CDC: 1 in 4 US adults live with a disability. Yes, 61 million Americans – have a disability that impacts major life activities. The most common disability type, mobility, affects 1 in 7 adults. With age, disability becomes more common, affecting about 2 in 5 adults age 65 and older. After mobility disability, the next most common disability type is cognition, followed by independent living, hearing, vision, and self-care.
The percentage of adults with disability increases as income decreases. In fact, mobility disability is nearly five times as common among middle-aged (45- to 64-year old) adults living below the poverty level compared to those whose income is twice the poverty level. At some point in their lives, most people will either have a disability or know someone who has a one. Learning more about people with disabilities in the United States can help us better understand and meet their health needs.
The Americans with Disabilities Act (ADA) protects these individuals by requiring employers to make “reasonable accommodations” to allow them to perform jobs that they’re qualified for. What is a reasonable accommodation?
In simple terms, it’s a change the employer can make to ensure that a qualified individual with a disability can perform the essential functions of the job and enjoy equal employment opportunities. These changes may involve:
- The application process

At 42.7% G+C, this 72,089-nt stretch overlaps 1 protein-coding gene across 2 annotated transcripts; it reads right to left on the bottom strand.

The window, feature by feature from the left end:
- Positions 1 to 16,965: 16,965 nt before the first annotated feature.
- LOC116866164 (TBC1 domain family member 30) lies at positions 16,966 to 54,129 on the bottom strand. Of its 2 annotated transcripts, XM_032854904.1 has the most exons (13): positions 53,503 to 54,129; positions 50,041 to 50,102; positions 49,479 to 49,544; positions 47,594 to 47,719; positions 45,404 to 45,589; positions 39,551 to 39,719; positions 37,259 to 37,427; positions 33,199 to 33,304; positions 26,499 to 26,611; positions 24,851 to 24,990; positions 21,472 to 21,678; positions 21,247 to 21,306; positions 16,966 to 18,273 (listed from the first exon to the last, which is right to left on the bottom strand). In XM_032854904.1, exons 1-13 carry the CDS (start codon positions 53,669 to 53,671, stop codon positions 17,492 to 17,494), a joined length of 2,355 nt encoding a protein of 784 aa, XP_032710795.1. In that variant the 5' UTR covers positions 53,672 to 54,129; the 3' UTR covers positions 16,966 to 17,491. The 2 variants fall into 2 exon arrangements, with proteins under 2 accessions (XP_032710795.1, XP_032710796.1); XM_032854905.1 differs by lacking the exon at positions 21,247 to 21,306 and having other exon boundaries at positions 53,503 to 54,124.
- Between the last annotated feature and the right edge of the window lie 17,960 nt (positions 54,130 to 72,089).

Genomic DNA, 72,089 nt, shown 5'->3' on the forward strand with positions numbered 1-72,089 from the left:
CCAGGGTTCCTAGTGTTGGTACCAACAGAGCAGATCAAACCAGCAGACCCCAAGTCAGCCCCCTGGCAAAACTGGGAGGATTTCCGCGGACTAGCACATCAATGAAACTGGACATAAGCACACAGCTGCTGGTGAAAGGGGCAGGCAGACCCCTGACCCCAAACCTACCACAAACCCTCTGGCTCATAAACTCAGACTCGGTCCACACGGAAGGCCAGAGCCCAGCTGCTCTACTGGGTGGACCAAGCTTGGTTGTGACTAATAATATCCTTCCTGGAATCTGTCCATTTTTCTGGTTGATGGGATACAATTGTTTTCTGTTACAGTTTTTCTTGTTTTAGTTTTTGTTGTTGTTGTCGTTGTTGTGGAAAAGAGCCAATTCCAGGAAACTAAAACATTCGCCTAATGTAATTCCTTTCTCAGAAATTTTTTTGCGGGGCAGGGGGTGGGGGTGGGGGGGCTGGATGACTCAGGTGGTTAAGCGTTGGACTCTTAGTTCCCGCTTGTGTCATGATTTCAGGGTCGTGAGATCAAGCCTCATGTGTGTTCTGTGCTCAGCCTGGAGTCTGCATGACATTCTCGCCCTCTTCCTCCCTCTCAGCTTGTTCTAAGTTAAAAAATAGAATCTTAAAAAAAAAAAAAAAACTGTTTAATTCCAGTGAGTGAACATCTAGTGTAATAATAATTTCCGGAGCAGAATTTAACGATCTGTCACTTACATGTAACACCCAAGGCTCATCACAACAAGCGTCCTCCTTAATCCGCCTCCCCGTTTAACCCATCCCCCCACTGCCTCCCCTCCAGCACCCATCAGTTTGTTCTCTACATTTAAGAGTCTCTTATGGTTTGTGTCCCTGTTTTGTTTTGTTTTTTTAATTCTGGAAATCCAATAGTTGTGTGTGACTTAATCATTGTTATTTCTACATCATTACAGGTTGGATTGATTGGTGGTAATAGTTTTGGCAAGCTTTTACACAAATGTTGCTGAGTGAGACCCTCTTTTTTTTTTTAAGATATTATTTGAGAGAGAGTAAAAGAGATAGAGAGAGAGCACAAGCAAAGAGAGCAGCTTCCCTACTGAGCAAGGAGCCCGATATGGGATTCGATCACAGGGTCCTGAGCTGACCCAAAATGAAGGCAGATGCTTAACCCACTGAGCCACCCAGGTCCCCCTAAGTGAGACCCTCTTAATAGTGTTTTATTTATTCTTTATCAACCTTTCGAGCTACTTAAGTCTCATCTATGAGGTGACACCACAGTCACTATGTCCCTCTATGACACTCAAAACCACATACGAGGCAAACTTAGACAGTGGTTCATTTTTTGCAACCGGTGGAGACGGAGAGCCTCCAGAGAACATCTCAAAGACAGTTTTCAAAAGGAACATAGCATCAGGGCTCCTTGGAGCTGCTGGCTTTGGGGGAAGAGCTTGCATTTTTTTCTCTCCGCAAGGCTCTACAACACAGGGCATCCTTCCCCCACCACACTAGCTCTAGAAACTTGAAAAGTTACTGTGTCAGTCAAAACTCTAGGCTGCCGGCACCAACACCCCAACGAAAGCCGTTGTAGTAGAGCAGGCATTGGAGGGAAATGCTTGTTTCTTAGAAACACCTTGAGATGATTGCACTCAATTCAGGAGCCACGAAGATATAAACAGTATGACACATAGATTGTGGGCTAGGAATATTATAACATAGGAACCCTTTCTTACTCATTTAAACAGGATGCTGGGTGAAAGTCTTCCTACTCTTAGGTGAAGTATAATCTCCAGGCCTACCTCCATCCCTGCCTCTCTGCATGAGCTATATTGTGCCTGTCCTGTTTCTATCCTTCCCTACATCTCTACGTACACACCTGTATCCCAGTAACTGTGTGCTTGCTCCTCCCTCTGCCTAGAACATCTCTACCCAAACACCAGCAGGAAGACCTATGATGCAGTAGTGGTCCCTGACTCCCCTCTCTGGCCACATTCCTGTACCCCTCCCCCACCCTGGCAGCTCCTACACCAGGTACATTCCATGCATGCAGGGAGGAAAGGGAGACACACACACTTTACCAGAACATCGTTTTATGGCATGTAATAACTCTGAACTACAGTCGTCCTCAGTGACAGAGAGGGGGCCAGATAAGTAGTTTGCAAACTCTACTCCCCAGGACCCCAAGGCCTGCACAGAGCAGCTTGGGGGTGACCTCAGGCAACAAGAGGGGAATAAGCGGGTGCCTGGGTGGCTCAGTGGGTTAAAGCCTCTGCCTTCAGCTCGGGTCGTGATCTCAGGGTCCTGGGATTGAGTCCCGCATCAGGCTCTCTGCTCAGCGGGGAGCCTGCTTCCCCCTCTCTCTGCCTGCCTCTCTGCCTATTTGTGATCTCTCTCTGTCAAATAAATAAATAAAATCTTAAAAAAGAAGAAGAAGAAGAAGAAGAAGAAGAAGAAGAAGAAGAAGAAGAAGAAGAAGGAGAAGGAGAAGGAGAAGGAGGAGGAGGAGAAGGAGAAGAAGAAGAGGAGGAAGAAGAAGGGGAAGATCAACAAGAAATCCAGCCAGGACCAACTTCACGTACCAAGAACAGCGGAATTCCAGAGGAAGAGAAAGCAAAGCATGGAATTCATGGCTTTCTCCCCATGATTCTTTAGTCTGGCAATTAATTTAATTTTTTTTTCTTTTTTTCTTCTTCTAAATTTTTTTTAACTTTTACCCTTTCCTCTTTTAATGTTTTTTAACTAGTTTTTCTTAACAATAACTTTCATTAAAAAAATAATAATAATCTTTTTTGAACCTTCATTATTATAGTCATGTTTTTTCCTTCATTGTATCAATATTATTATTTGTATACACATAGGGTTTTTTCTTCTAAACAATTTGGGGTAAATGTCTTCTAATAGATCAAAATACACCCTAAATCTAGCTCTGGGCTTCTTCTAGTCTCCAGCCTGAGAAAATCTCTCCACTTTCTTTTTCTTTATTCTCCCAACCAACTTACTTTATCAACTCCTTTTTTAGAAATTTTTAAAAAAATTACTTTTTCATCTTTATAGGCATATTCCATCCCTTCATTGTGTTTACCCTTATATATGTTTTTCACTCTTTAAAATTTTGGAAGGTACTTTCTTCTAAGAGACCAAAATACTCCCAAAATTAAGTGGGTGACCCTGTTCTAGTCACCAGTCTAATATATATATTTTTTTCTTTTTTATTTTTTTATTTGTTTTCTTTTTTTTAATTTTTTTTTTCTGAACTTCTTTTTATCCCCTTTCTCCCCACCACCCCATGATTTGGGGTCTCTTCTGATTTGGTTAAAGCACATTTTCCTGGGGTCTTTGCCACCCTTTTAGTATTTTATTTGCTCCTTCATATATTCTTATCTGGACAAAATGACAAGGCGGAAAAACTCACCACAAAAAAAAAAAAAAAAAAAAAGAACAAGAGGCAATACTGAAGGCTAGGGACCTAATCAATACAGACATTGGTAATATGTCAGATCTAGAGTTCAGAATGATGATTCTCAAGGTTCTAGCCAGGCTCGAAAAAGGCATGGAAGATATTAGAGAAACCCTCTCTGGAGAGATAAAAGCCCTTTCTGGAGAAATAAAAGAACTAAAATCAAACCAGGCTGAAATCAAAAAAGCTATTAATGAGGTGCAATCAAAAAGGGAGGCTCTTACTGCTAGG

- The hiring process
- The job itself
- The way the job is done
- The work environment
The accommodations are considered “reasonable” if they don’t create “undue hardship” or a “direct threat” to the employer.
Examples of Reasonable Accommodations:
- Alternative Communication Formats
- Accessible Parking
- Service Animals
- Equipment or Work Environment Changes
- Job Reorganization
The Illinois Department of Human Services provides a helpful Guide to Interacting with People with Disabilities. Among their suggestions:
- Focus on People First – When you interact with people with disabilities, focus on their abilities, not their disabilities. People with disabilities are unique individuals who have a wealth of knowledge, skills, talents, interests, and experiences that add tremendous diversity, resourcefulness, and creative energy to our society.
- Practice the Golden Rule
- Always Ask Before Giving Assistance
- Avoid Showing Pity or Being Patronizing
- When you interact with people with disabilities, talk directly to them, not to their companions, aides, or interpreters
- Always use positive, people first language that empowers rather than marginalizes people with disabilities
Goodwill works to enhance people’s dignity and quality of life by strengthening their communities, eliminating their barriers to opportunity, and helping them reach their full potential through learning and the power of work. In 2019, Goodwill served more than 25 million individuals worldwide and helped more than 230,000 people train for careers in industries such as banking, IT and health care. Donate now.